If you PV array needs cleaning why you can see dirt film on the solar modules and you’ve not had enough rain to wash them off. Plus, module output is down, according to the inverter’s data, then How To Clean Your Solar Panels?, What chemicals or detergents can you use to clean the array?
If you have a residential solar energy system installed, your solar panels are generally flat, tilted, and on your rooftop. How often do you clean your roof? Probably not very often, most likely never. Why’s that? I hear you saying “Isn’t that what rain is for?” That’s kind of the same logic for solar panels too.
How To Clean Your Solar Panels? – Cleaning solar modules
If you do decide your solar panels need to be cleaned, there are two main ways of doing it: hire a professional or do it yourself. A lot of solar companies will offer this type of service to you, for a fee of course. They might offer it as part of an annual maintenance service, or suggest you get it done every so often when they come to install the product.
Cleaning solar modules in large commercial arrays is done based on a cost-benefit analysis that compares cleaning costs with the revenue increase that results from the improved array output. Most residential and small commercial users want their array to perform optimally all the time, and may therefore clean them more often than commercial arrays are cleaned.
Either way, cleaning should be done per manufacturer’s instructions. For example, Quick Guide for Users, states:“Given a sufficient tilt (at least 15°), it is generally not necessary to clean the modules (rainfall will have a self-cleaning effect). In case of heavy soiling, we recommend cleaning the modules using plenty of water (from a hose), without any cleaning agents and using a gentle cleaning implement (a sponge). Dirt must never be scraped or rubbed away when dry, as this may cause micro-scratches.”
Cleaning arrays can be dangerous. Clean the modules with a hose and a soft cloth if you can access them from the ground. Do this only when the modules are cool early morning, on cloudy days, or in the evening after they have cooled. If you need to climb a structure to access the modules, use appropriate safety gear fullbody harnesses adequately secured are OSHA requirements when working more than 6 feet off the ground.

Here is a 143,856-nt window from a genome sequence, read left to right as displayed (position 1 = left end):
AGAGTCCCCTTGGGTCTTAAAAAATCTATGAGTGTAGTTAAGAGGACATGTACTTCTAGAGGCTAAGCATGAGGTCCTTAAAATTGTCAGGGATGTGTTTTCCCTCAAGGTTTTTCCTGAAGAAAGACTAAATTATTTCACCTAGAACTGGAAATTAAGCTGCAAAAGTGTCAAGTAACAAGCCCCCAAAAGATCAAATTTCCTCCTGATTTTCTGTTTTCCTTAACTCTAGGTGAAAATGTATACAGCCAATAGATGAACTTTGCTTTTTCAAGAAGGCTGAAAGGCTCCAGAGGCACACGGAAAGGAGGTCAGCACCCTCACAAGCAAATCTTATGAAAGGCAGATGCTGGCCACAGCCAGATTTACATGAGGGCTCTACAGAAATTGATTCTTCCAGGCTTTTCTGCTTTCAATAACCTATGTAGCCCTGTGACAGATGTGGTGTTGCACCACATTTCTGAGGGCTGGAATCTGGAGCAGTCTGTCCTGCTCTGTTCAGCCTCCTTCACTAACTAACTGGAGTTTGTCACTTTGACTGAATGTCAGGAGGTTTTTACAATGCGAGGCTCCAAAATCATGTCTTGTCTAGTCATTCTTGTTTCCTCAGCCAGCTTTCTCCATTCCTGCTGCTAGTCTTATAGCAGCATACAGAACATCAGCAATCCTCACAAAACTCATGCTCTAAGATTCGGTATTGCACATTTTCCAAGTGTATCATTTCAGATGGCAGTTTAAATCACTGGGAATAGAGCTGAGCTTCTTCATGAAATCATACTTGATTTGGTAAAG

If you have hard water, be sure to squeegee off the rinse water so you don’t leave mineral deposits on the glass. If you have oily or greasy stains on the modules (these can occur if the array is near roads or airports), isopropyl alcohol can be used to spot-clean stained areas. Most manufacturers do not recommend using anything other than water for general cleaning; do not use soaps, solvents, or other cleaning products.
Many people use pressure washers to clean their arrays. Manufacturers that include instructions for using pressure washers indicate that the pressure used should be less than 80 psi. For reaching large arrays and roof-mounted PV modules, lightweight telescopic poles are available with squeegee and other cleaning attachments. Novel cleaning products claim to help keep modules from getting dirty, but with water working for most cleaning and alcohol available for tough stains, additional products are not necessary.
If you are cleaning your modules because of output degradation, it is a good idea to check the electrical connections as well. It’s also a great time to check the mechanical connections.
Researchers found panels that hadn’t been cleaned, or rained on, for 145 days during a summer drought in California, lost only 7.4 percent of their efficiency. Overall, for a typical residential solar system of 5 kilowatts, washing panels halfway through the summer would translate into a mere $20 gain in electricity production until the summer drought ends—in about 2 ½ months. For larger commercial rooftop systems, the financial losses are bigger but still rarely enough to warrant the cost of washing the panels. On average, panels lost a little less than 0.05 percent of their overall efficiency per day.
Wash Your Solar Modules